Skip main navigation

Challenges in GVTs

Investigate the added layers of complexity when teams are dispersed across the globe in Global Virtual Teams (GVTs).
Social media concept showing connected thought and speech bubbles featuring different technologies
© Deakin University

Global virtual teams, or GVTs, are teams that are both culturally diverse and globally dispersed.

In other words, GVTs are multicultural teams whose members are in different locations around the world and who connect through electronic communications technologies (such as email and videoconferencing), rather than face-to-face.

With recent travel restrictions due to COVID-19, GVTs have become a reality for many of us working with colleagues in other countries. Even when working with colleagues from the same office, many of us are now required to work virtually. Often we are no longer able to have all team members physically in the same room.

This comes with a range of challenges, such as social distance, miscommunication, and even just technical troubles. It’s no surprise the likelihood of conflict is higher in remote and GVT rather than in a regular multicultural team. Let’s now explore more about the challenges working in GVTs.

Power imbalances and relationships in GVTs

A key source of social distance in Global Virtual Teams (GVTs) comes from structures that can create perceptions of power imbalance and an ‘us against them’ mentality. The team’s structure, or its distribution across sites, can influence cohesion. Consider the following questions.

Is there a main location?

When a team has more members in one location than in others, it can feel like that location’s team members hold the most power in the team. Team members who are isolated or working by themselves can feel excluded, or like part of the outgroup.

Where is the leader located?

The leader’s location is key to the perceived power dynamics in a GVT. Team members in the same location as the leader are often privileged with greater access to the leader.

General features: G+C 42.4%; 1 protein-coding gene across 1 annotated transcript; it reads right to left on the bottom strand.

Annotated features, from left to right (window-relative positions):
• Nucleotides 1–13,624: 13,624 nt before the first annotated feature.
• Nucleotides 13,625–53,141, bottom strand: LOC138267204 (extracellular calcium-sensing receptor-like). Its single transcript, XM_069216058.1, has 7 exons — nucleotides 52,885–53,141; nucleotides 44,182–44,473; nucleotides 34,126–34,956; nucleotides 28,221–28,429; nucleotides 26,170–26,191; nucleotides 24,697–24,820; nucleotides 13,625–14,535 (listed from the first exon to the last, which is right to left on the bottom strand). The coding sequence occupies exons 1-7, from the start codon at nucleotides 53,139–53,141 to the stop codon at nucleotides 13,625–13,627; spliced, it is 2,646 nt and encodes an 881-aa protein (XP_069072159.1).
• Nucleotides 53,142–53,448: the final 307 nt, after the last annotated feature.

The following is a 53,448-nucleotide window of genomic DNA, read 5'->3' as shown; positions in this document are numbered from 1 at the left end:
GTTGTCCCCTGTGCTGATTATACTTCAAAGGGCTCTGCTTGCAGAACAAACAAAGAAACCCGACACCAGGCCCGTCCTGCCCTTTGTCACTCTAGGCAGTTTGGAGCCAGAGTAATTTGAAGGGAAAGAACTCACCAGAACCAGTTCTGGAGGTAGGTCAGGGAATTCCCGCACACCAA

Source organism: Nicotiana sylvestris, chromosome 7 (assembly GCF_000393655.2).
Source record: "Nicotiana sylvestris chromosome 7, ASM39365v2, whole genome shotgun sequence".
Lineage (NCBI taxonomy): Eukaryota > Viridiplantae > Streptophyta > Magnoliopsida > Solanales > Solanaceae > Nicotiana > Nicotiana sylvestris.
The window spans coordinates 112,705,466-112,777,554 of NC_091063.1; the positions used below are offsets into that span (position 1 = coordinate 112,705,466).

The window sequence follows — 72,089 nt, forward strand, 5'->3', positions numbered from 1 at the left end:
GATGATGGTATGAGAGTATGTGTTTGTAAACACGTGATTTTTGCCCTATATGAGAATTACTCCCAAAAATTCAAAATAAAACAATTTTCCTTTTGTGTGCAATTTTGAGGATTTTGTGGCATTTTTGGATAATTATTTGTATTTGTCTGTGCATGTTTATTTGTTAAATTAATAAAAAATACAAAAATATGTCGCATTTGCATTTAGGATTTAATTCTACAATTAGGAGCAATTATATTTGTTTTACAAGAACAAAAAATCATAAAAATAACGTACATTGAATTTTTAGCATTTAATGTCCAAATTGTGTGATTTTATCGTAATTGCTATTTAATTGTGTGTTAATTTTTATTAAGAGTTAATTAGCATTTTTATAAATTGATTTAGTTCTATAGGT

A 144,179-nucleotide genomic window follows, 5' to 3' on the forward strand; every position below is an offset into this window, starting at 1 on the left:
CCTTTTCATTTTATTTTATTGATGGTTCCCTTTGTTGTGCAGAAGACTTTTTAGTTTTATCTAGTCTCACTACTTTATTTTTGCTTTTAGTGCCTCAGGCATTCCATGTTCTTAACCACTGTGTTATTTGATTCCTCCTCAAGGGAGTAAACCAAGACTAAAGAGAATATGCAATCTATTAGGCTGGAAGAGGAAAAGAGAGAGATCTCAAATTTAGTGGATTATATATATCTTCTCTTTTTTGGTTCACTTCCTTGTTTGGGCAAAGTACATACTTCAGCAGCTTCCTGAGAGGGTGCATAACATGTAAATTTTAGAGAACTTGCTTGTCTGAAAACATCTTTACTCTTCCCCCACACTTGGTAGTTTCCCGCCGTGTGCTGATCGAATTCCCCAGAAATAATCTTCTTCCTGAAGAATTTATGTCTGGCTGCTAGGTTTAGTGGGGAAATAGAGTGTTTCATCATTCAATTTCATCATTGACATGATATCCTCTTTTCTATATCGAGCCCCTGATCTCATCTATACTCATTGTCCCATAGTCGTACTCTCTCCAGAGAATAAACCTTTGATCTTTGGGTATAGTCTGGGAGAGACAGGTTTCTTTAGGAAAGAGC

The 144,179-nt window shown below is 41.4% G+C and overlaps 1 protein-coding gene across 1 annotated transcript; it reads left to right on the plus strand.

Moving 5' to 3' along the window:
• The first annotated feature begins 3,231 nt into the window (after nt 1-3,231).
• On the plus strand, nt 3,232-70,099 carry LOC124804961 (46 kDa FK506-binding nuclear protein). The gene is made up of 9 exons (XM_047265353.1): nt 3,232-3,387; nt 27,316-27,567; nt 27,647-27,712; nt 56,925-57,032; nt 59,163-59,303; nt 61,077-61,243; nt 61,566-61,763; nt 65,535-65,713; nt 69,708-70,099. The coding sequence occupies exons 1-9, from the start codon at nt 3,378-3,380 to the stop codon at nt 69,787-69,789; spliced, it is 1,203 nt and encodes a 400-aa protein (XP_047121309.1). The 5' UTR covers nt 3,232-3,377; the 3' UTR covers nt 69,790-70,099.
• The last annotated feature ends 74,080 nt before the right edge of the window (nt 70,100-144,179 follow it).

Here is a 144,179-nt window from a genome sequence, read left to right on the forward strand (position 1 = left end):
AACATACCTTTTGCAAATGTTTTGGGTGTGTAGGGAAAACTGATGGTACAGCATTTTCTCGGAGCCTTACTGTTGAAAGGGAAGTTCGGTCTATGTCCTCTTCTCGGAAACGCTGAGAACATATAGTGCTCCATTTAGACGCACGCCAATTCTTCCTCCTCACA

By the same token, it can become easy to neglect the needs and contributions of team members at other sites.

Structure can also reinforce faultlines in GVTs. When geographic, language, power and cultural boundaries all align to split the team, this worsens the negative effects of cultural faultlines on group functioning.

How do you build relationships in a GVT?

In a multicultural team that is co-located, colleagues have more opportunities to get to know each another, to develop empathy for different ways of working, and to identify and address issues as they come up.

But in a GVT, there can be fewer opportunities for interaction, resulting in:

  • differences in communication and working styles, which may cause friction
  • members identifying less with the team as a whole.

Without a shared team identity, team cohesion suffers and some team members may put in less effort for the team.

Language, technology and time zones

Communication challenges can be heightened in GVTs due to greater disparities in language proficiency, and the reliance on technology to communicate.


Many GVTs adopt a common language (ie lingua franca) – typically, the English language. But this practical decision can have unfortunate side effects.

For example, some team members may be hesitant to speak up if they’re not confident with their language skills. In these cases, the team misses out on vital expertise and diversity of opinions.

It’s also common for subgroups to switch to their native language and have side conversations. This can create frustration for team members who don’t speak that language, or feelings of exclusion or suspicion.

Technology and time zones

In GVTs there’s often a delay between messages being sent and received, which can make communication even more challenging. On top of that, teammates are in different time zones and may run into issues with technology.

These factors all make it harder to feel the social presence of teammates. GVTs will often rely on the written word such as email to communicate, but this has its advantages and disadvantages:

  • If we are not conversationally fluent in the lingua franca, written messages can give us time to understand or translate the message.
  • On the other hand, written communication removes much of the contextual information that high context communicators rely on for meaning.

Your task

Do the challenges identified in this step reflect your experience of working in GVTs? Share your experiences with other learners in the comments.

If you haven’t worked in a GVT, read through the comments and “like” or comment on those that you find particularly insightful.

© Deakin University
This article is from the free online

Leading Culturally Diverse Teams in the Workplace

Created by
FutureLearn - Learning For Life

Reach your personal and professional goals

Unlock access to hundreds of expert online courses and degrees from top universities and educators to gain accredited qualifications and professional CV-building certificates.

Join over 18 million learners to launch, switch or build upon your career, all at your own pace, across a wide range of topic areas.

Start Learning now